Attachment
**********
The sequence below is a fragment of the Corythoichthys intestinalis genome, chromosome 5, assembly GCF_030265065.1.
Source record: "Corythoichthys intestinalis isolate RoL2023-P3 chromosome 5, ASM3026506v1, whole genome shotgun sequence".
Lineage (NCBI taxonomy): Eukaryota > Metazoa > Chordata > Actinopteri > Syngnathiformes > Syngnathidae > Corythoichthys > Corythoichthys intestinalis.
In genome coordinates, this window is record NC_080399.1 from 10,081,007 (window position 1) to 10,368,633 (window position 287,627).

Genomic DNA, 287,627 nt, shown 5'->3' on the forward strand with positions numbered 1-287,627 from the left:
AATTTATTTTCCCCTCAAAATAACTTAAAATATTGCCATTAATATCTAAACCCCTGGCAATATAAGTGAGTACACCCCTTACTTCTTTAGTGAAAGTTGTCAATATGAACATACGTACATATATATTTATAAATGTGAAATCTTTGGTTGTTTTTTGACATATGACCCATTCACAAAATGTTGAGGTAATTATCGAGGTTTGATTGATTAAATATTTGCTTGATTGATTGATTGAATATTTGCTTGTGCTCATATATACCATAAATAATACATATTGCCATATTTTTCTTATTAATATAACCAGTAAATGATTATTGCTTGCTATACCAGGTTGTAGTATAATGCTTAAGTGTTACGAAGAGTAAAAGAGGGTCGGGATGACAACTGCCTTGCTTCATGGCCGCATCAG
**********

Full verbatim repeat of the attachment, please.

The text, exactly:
The sequence below is a fragment of the Corythoichthys intestinalis genome, chromosome 5, assembly GCF_030265065.1.
Source record: "Corythoichthys intestinalis isolate RoL2023-P3 chromosome 5, ASM3026506v1, whole genome shotgun sequence".
Lineage (NCBI taxonomy): Eukaryota > Metazoa > Chordata > Actinopteri > Syngnathiformes > Syngnathidae > Corythoichthys > Corythoichthys intestinalis.
In genome coordinates, this window is record NC_080399.1 from 10,081,007 (window position 1) to 10,368,633 (window position 287,627).

Genomic DNA, 287,627 nt, shown 5'->3' on the forward strand with positions numbered 1-287,627 from the left:
AATTTATTTTCCCCTCAAAATAACTTAAAATATTGCCATTAATATCTAAACCCCTGGCAATATAAGTGAGTACACCCCTTACTTCTTTAGTGAAAGTTGTCAATATGAACATACGTACATATATATTTATAAATGTGAAATCTTTGGTTGTTTTTTGACATATGACCCATTCACAAAATGTTGAGGTAATTATCGAGGTTTGATTGATTAAATATTTGCTTGATTGATTGATTGAATATTTGCTTGTGCTCATATATACCATAAATAATACATATTGCCATATTTTTCTTATTAATATAACCAGTAAATGATTATTGCTTGCTATACCAGGTTGTAGTATAATGCTTAAGTGTTACGAAGAGTAAAAGAGGGTCGGGATGACAACTGCCTTGCTTCATGGCCGCATCAG